Three years and £12 million later, London's Metropolitan police has ended its 24/7 surveillance of the Ecuadorian embassy, through which officers kept vigil for the day that Wikileaks founder Julian Assange would leave the building.
Assange made chumps of the Met when he escaped to the embassy wearing a funny wig and sunglasses, slipping out under their nose. Since then, officers have stood at every entrance to the embassy, waiting for Assange to try it again.
Now, saying that the effort is "no longer proportionate to commit officers to a permanent presence," the Met has ended the detail, but say that their operation to arrest Assange will "continue and should he leave the embassy the MPS will make every effort to arrest him."
The Met has an incredibly high rate of officers arrested every year, and lacks the resources to pursue burglars and other criminals who victimise ordinary people.
A spokesperson added: "While no tactics guarantee success in the event of Julian Assange leaving the embassy, the MPS will deploy a number of overt and covert tactics to arrest him.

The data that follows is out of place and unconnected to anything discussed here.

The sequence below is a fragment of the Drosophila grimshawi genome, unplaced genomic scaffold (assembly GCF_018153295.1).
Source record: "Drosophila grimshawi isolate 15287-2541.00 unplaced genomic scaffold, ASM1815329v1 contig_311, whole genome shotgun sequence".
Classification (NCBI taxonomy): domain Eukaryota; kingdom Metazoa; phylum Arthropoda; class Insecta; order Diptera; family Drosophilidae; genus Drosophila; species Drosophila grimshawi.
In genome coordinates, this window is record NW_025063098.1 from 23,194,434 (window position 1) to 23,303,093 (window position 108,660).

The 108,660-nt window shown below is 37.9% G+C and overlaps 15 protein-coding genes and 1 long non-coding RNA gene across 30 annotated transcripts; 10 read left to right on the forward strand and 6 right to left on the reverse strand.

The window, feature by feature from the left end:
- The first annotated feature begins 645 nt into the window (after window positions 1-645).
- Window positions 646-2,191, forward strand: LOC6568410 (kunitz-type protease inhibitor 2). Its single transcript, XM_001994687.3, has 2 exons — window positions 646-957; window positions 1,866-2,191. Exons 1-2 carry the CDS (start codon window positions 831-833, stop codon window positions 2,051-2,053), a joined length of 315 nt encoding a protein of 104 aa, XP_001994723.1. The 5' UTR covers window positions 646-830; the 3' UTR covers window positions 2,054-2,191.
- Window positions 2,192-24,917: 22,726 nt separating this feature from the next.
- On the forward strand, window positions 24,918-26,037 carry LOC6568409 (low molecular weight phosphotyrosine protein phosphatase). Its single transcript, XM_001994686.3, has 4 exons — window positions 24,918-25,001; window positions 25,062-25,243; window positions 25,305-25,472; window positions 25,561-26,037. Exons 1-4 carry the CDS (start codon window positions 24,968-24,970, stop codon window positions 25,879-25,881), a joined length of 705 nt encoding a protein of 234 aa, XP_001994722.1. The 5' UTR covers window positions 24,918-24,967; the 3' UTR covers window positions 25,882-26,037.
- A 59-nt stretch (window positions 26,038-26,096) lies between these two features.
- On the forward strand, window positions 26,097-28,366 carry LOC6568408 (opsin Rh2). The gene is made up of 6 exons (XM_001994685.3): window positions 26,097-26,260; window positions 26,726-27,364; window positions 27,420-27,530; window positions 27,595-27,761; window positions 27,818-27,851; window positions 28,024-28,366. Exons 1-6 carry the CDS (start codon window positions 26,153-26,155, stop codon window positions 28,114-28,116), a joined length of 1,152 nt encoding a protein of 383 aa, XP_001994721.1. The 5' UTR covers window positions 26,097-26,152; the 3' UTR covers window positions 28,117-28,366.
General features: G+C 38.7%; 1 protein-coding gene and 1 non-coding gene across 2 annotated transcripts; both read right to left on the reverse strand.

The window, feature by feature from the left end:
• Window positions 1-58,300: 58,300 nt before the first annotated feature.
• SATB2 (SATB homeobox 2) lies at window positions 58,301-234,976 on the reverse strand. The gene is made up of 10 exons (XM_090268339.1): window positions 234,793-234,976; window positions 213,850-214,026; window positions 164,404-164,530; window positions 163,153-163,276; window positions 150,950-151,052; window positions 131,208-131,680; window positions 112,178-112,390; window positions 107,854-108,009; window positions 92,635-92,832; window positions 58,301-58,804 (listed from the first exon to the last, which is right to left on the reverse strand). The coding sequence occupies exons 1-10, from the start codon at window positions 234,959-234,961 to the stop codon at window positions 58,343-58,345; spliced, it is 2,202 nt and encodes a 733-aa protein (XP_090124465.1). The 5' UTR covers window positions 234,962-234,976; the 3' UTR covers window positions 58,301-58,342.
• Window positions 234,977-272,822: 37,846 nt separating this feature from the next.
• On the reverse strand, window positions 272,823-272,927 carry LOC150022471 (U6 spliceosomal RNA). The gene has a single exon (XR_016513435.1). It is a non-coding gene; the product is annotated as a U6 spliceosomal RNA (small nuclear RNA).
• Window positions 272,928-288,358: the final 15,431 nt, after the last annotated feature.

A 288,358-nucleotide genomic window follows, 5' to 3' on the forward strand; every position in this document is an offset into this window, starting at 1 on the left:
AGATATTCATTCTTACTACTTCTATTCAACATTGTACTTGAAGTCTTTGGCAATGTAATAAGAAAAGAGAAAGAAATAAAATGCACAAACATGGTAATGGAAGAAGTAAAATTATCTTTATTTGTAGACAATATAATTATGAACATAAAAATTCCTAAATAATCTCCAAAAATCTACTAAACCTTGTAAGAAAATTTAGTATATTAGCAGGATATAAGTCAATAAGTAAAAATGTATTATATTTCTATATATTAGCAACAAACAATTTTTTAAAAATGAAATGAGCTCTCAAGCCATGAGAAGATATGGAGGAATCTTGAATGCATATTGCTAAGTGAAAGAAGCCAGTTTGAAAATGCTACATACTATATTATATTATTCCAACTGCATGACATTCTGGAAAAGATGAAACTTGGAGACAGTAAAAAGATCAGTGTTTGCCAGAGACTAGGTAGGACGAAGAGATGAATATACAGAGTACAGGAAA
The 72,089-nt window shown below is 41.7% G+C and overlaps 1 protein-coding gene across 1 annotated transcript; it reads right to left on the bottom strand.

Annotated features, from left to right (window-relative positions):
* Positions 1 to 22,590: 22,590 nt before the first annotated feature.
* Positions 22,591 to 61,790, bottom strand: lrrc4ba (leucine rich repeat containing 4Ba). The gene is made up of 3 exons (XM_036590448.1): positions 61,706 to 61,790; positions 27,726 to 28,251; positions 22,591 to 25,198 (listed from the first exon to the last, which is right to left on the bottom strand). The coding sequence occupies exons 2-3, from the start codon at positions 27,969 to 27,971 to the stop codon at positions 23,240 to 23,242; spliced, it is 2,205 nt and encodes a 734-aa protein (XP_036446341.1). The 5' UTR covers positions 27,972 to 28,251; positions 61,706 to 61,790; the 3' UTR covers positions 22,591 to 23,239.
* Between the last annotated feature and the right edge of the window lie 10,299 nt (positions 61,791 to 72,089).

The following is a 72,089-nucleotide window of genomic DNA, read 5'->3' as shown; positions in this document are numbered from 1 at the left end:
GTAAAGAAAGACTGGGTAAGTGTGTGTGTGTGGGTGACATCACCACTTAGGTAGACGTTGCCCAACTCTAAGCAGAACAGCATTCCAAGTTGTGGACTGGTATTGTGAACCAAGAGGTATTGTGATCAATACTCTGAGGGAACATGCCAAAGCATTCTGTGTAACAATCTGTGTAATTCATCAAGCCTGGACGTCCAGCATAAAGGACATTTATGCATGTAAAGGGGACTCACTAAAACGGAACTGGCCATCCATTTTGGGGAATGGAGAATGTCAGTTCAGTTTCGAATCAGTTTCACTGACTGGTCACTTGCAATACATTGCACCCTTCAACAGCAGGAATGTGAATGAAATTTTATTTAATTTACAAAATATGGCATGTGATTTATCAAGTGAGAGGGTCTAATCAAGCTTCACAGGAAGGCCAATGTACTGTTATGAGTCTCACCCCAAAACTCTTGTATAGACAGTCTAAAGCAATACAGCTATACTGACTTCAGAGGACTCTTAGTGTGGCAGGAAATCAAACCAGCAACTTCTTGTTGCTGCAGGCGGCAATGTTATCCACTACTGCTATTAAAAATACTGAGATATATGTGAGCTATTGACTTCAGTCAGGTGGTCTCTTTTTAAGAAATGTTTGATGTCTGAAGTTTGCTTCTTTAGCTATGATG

This decision has not been taken lightly, and the MPS has discussed it with the Home Office and the Foreign and Commonwealth Office.
"A significant amount of time has passed since Julian Assange entered the embassy and despite the efforts of many people, there is no imminent prospect of a diplomatic or legal resolution to this issue. The MPS has to balance the interests of justice in this case with the ongoing risks to the safety of Londoners and all those we protect, investigating crime and arresting offenders wanted for serious offences, in deciding what a proportionate response is.
"Like all public services, MPS resources are finite. With so many different criminal, and other, threats to the city it protects, the current deployment of officers is no longer believed proportionate."
Police stop 24/7 monitoring of WikiLeaks founder Julian Assange at Ecuadorian Embassy
[Ewan Palmer/International Business Times]
(Image: Assange speech at Ecuador embassy, Poiesia, CC-BY-SA)